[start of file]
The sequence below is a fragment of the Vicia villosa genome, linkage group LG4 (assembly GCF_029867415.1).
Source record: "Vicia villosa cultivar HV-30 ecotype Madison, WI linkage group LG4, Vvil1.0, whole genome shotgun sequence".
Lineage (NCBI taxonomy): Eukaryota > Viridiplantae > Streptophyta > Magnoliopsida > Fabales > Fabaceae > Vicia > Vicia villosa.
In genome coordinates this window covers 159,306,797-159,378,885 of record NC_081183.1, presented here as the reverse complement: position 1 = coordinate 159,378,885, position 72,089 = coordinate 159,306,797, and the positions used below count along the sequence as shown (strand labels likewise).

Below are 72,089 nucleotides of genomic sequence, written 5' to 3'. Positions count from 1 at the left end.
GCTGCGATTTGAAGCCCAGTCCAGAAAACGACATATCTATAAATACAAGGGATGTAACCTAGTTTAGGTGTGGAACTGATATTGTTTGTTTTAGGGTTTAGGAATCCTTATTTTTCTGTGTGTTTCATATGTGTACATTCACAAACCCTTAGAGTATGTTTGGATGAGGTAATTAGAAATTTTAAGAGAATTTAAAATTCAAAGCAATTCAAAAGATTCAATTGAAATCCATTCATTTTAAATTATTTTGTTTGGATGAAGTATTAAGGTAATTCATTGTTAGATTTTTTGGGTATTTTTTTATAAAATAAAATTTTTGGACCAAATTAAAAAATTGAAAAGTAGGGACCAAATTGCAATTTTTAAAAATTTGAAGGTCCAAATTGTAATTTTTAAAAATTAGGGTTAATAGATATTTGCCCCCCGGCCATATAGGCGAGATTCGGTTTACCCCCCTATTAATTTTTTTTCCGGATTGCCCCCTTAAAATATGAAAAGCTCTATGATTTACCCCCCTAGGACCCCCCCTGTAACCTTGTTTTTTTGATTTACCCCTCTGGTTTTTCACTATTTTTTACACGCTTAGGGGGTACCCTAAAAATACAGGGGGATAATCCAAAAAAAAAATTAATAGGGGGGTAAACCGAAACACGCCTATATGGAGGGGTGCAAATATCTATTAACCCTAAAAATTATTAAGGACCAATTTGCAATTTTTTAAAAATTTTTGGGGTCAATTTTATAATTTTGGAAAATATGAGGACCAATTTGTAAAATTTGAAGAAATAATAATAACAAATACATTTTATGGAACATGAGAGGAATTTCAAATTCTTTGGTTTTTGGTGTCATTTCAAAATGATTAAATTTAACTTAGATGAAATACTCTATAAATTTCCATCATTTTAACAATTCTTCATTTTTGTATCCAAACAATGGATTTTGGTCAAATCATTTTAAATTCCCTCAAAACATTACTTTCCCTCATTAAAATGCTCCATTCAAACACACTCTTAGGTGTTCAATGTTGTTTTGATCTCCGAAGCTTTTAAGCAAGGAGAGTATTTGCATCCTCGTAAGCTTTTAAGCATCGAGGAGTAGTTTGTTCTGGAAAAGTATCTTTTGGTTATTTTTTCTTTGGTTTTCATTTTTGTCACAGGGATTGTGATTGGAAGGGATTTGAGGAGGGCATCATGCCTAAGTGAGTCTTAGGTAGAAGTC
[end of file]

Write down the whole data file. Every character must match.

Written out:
The sequence below is a fragment of the Vicia villosa genome, linkage group LG4 (assembly GCF_029867415.1).
Source record: "Vicia villosa cultivar HV-30 ecotype Madison, WI linkage group LG4, Vvil1.0, whole genome shotgun sequence".
Lineage (NCBI taxonomy): Eukaryota > Viridiplantae > Streptophyta > Magnoliopsida > Fabales > Fabaceae > Vicia > Vicia villosa.
In genome coordinates this window covers 159,306,797-159,378,885 of record NC_081183.1, presented here as the reverse complement: position 1 = coordinate 159,378,885, position 72,089 = coordinate 159,306,797, and the positions used below count along the sequence as shown (strand labels likewise).

Below are 72,089 nucleotides of genomic sequence, written 5' to 3'. Positions count from 1 at the left end.
GCTGCGATTTGAAGCCCAGTCCAGAAAACGACATATCTATAAATACAAGGGATGTAACCTAGTTTAGGTGTGGAACTGATATTGTTTGTTTTAGGGTTTAGGAATCCTTATTTTTCTGTGTGTTTCATATGTGTACATTCACAAACCCTTAGAGTATGTTTGGATGAGGTAATTAGAAATTTTAAGAGAATTTAAAATTCAAAGCAATTCAAAAGATTCAATTGAAATCCATTCATTTTAAATTATTTTGTTTGGATGAAGTATTAAGGTAATTCATTGTTAGATTTTTTGGGTATTTTTTTATAAAATAAAATTTTTGGACCAAATTAAAAAATTGAAAAGTAGGGACCAAATTGCAATTTTTAAAAATTTGAAGGTCCAAATTGTAATTTTTAAAAATTAGGGTTAATAGATATTTGCCCCCCGGCCATATAGGCGAGATTCGGTTTACCCCCCTATTAATTTTTTTTCCGGATTGCCCCCTTAAAATATGAAAAGCTCTATGATTTACCCCCCTAGGACCCCCCCTGTAACCTTGTTTTTTTGATTTACCCCTCTGGTTTTTCACTATTTTTTACACGCTTAGGGGGTACCCTAAAAATACAGGGGGATAATCCAAAAAAAAAATTAATAGGGGGGTAAACCGAAACACGCCTATATGGAGGGGTGCAAATATCTATTAACCCTAAAAATTATTAAGGACCAATTTGCAATTTTTTAAAAATTTTTGGGGTCAATTTTATAATTTTGGAAAATATGAGGACCAATTTGTAAAATTTGAAGAAATAATAATAACAAATACATTTTATGGAACATGAGAGGAATTTCAAATTCTTTGGTTTTTGGTGTCATTTCAAAATGATTAAATTTAACTTAGATGAAATACTCTATAAATTTCCATCATTTTAACAATTCTTCATTTTTGTATCCAAACAATGGATTTTGGTCAAATCATTTTAAATTCCCTCAAAACATTACTTTCCCTCATTAAAATGCTCCATTCAAACACACTCTTAGGTGTTCAATGTTGTTTTGATCTCCGAAGCTTTTAAGCAAGGAGAGTATTTGCATCCTCGTAAGCTTTTAAGCATCGAGGAGTAGTTTGTTCTGGAAAAGTATCTTTTGGTTATTTTTTCTTTGGTTTTCATTTTTGTCACAGGGATTGTGATTGGAAGGGATTTGAGGAGGGCATCATGCCTAAGTGAGTCTTAGGTAGAAGTC